The UK survey shows that older people drink alcohol more frequently than younger people: 21% of men and 11% of women aged 65 years and over had consumed alcohol every day during the week prior to the survey, compared with only 4% of men and 2% of women aged 16–24 years for the same time period. As the prevalence of chronic conditions increase with age, the elderly also consume more drug prescriptions as a percentage of the population for treating cardiovascular, pain management, arthritis and central nervous system conditions. The elderly are also likely to consume more specialized dosage forms because of the continued trend towards extended release (ER) formulations.
These trends make it imperative to understand the impact of alcohol consumption on modified release or ER dosage forms.HPMC
Hydrophilic matrix systems are a popular and widely used approach to extending drug release in tablets. Hypromellose (hydroxypropyl methylcellulose [HPMC]) is the most widely used rate-controlling polymer in these systems because of its safety, availability, global compliance and physicochemical/mechanical characteristics.3–6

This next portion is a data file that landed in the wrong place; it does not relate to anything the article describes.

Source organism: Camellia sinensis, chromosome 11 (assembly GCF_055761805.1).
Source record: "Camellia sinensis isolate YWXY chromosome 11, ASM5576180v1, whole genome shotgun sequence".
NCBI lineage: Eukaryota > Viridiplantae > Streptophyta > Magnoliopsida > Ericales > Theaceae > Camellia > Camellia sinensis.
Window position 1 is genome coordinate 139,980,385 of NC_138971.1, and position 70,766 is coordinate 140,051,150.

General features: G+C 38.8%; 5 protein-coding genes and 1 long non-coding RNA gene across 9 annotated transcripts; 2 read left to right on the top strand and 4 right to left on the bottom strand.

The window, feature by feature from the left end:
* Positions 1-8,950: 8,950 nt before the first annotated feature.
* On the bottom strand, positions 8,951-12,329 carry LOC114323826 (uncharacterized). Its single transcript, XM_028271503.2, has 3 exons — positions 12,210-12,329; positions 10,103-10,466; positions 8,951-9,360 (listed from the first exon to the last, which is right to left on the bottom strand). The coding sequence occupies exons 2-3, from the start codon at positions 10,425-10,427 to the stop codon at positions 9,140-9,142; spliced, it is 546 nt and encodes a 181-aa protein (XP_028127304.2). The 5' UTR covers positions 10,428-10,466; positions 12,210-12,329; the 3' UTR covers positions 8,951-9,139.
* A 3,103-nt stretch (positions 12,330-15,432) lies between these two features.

Upon contact with aqueous media, HPMC polymer hydrates quickly to form a protective gel layer on the matrix surface. Soluble drugs are released primarily by diffusion through this gel layer while actives with low solubility are released primarily by gel erosion. Drug release typically occurs through a combination of these two mechanisms.7,8 Rapid polymer hydration and uniform gel formation are critical to the integrity and subsequent performance of HPMC matrix systems.
Drug release rate from HPMC ER tablets depends on many factors including:
Drug release rate may also be significantly affected by the medium parameters to which the matrix is exposed, prior to, or upon ingestion, including pH, electrolytes, surfactants and enzymes.16–23
Taking into account the impact of dissolution medium on gel formation and, therefore, drug release from HPMC matrices, the influence of hydro-alcoholic media for cases when the dosage may be taken with, shortly before or after an alcoholic drink has been recently investigated in a number of studies.
Accidental poisoning with ER dosage forms, although infrequent, poses special treatment problems that are often not seen with immediate release medication, as failure of an ER product can subject the body to a toxic drug level. Any unintended release of the total or a significant fraction of the active substance from an ER dosage form during a short period of time is referred to as 'dose dumping'.